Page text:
Written by Brian Michael Bendis. Pencilled by Oliver Coipel. Inked by Tim Townsend, John Dell, and Scott Hanna. Coloured by Frank D’Armata. Lettered by Chris Eliopoulos. Published by Marvel Comics.
SPOILER WARNING: I will be discussing House of M in broad terms, but there are particular beats which will be more spoiler heavy. That being said, the comic came out in 2005 and elements of it are common knowledge. If you want to approach the story clean, go read it first and then come back here.
Based on what little we know about WandaVision, it appears that processing grief through escapism will be a big part of the story. While this is used in a very different context than in the comics, it appears that the Disney+ series will be inspired by the 2005 comic book event House of M.
With this renewed interest, it has never been a better time to revisit it. Read on to find out all about it, including what makes it tick and what can be done better.
In Avengers: Disassembled, Scarlet Witch, Wanda Maximoff, had a super-powered nervous breakdown after the realisation that her children where magical constructs. During that time, the Avengers team was torn apart and a few members lost their life.
House of M picks up on this six months later when Wanda’s “treatment” is considered a failure and her reality warping powers are seemingly out of control. Both the Avengers and the X-Men arrive to confront her, but before they can, she changes reality. The regular Marvel Universe is gone and in its place is a world where the societal status of humans and mutants have been flipped.
Mutants have always been a marginalised group, so it’s interesting to explore a world that’s flipped. Now, they have societal power. At the top is Magneto and his family, who act as regal leaders, and cascades downwards. Unlike the most famous X-Men alternate world Age of Apocalypse, this world is painted with utopian strokes. Or at least it is for mutants.
It’s also a way for Wanda to escape from her grief, while also trying to find a middle ground for everyone else. The problem is, it’s hard to find that compromise when you drastically change reality without others realising it.
Oliver Coipel shows readers an early glimpse of this world with mutants of all kinds going about their day. He shows them buzzing along the skylines on their way to work, mutant children using their powers in the street, and a variety of physical manifestations of powers. In the regular Marvel Universe, they would be harassed by humans, but in this world, they’re free to live out their lives. Later on, we get to see some more familiar faces. For the X-Men characters, this often means that they’re in positions of power or even living regular lives.
His clean widescreen style gives weight to the world. Panels offer wide establishing shots, which set scenes. But at the same time he is quite good at the smaller moments, which require denser layouts. These accommodate Bendis’ talkier scripts well, focusing on the character’s expressions and mixes up the framing and angles to keep it engaging.
If you want to explore the world of House of M through the Avengers, check out the tie-in comics. They show what it’s like for these characters to be part of the marginalised group, but are also an excuse to roll out the classic what-if situations.
For Spider-Man, it’s “what-if Gwen Stacy and Uncle Ben were still alive?” For Captain America, it’s “what-if Steve Rogers was never frozen in ice?” And for the Fantastic Four, “what-if the team was led for Doctor Doom?” While they don’t tie into specific events of the core series, they do make the world of House of M larger and more robust.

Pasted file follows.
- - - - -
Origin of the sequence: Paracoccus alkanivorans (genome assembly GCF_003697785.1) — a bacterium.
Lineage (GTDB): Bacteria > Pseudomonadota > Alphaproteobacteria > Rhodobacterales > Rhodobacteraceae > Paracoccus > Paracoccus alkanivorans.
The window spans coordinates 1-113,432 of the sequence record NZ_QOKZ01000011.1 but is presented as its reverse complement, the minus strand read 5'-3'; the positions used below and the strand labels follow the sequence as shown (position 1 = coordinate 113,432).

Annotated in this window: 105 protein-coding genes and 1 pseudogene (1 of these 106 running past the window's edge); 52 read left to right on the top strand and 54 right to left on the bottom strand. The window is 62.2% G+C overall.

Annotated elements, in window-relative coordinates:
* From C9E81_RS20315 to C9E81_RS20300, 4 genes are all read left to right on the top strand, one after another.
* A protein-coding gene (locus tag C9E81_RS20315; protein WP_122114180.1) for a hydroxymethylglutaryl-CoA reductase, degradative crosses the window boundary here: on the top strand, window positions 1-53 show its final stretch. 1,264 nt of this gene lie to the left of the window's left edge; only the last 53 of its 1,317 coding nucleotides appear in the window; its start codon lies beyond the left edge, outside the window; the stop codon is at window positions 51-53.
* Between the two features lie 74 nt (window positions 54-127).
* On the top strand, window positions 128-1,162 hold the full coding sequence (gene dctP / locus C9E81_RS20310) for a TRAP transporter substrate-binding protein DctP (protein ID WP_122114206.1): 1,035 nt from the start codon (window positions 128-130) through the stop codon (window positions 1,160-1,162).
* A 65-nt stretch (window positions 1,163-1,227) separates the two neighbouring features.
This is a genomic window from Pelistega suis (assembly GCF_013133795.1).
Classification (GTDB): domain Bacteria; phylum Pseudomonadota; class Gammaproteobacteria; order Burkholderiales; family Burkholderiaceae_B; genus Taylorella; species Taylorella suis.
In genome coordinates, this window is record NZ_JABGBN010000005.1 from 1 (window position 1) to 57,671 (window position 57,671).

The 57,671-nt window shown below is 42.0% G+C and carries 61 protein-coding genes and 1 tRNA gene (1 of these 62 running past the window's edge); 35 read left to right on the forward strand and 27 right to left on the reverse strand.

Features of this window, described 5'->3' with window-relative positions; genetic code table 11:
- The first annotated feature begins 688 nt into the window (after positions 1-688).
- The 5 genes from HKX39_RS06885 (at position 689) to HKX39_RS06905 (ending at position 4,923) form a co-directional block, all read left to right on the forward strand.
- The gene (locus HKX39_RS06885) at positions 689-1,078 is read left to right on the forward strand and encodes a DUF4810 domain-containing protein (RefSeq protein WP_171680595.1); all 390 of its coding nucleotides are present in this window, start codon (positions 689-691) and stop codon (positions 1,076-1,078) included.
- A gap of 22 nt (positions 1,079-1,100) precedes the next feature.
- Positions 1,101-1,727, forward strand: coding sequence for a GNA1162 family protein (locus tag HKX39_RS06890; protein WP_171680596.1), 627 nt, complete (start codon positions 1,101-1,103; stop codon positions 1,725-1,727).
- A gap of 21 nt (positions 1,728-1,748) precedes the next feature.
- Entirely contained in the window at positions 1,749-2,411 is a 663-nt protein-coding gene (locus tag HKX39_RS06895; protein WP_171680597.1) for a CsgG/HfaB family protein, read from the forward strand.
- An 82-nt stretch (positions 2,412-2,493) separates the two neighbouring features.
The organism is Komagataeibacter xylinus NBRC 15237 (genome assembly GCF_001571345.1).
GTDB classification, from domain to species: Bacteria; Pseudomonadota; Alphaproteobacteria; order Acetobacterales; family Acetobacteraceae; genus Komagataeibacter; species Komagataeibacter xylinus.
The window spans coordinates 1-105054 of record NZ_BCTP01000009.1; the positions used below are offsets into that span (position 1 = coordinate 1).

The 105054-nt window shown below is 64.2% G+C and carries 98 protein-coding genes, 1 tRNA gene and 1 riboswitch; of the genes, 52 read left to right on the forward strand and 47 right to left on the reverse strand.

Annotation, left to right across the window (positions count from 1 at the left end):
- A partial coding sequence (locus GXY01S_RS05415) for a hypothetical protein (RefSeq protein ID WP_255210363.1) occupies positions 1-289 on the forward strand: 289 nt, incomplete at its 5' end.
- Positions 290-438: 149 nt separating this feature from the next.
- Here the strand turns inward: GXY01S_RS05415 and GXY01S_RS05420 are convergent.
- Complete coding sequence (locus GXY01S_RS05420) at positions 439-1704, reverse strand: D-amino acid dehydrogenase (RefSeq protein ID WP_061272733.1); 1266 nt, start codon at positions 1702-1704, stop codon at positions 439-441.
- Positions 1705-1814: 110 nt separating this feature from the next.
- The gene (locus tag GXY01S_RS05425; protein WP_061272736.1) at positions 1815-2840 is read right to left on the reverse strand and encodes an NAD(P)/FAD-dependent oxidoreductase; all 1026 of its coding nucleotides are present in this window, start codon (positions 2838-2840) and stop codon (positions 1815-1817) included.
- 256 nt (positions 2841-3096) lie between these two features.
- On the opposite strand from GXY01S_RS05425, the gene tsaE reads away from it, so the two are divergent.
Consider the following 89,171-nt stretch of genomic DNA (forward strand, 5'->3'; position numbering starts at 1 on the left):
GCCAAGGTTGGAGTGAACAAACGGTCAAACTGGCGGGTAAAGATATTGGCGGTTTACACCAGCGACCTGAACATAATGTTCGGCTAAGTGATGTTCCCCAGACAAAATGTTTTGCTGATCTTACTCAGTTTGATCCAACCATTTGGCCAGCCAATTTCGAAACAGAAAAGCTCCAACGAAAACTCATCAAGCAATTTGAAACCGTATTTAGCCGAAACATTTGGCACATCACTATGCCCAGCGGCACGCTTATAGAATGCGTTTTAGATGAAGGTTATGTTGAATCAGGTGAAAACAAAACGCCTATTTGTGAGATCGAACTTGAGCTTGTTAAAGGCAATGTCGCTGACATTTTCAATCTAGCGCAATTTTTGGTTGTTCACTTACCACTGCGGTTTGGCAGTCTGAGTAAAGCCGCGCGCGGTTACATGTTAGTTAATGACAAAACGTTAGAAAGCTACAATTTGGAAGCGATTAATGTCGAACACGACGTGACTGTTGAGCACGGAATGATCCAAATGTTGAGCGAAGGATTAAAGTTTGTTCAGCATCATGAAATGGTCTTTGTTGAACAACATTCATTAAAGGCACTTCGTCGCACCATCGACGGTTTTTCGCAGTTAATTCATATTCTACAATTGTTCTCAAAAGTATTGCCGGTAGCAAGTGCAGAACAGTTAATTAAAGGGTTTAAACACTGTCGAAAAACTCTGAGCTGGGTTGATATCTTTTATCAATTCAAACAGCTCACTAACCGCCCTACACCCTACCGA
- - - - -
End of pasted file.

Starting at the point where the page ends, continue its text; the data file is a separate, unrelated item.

House of M doesn’t do a great job at approaching mental health. (Although, a bit better than Heroes In Crisis) The methods that are used to treat Wanda only focus on making sure her reality warping powers get out of hand. Professor X takes a psychic approach, while Doctor Strange takes a magical one. There’s no emotional response. Nor is there traditional therapy or attempts to sympathise with her. I understand that a lot of the shown response is about emphasising how her powers are volatile, but the most obvious options are not attempted. What makes it worse is when the heroes debate whether she should be killed before she causes serious harm to reality.
For X-Men fans, the ramifications of House of M can be summed up in three words – “No more mutants.” With them, reality is changed once more. At a glance, everything seems to be normal except for one major thing – almost all of the world’s mutants have lost their powers.
House of M’s conclusion really shook-up the X-Men franchise and set the tone for many years to come. This period would start off a little shaky with a few stories that were not well-received, such as Deadly Genesis, but would pave the way for Mike Carey’s run on X-Men/X-Men: Legacy, Keiron Gillen’s Uncanny X-Men, and the various X-Books by Craig Kyle and Christopher Yost. It’s a compelling period of X-Men comics that’s contextualised by the survival of the diminished mutant population.
As for ramifications on the Avengers side, there wasn’t a whole lot. It would be business as usual until Civil War the following year. It would also be another five years until Scarlet Witch would get a redemption arc in Avengers: Children’s Crusade.
Overall, House of M is an interesting, if flawed, comic book event. It offers readers an alternate world that flips the status quo on its head and explores it from different perspectives. It also opened the door to plenty of new storytelling possibilities and we got a lot of great comics out of it. Where it loses points is in its approach to mental health.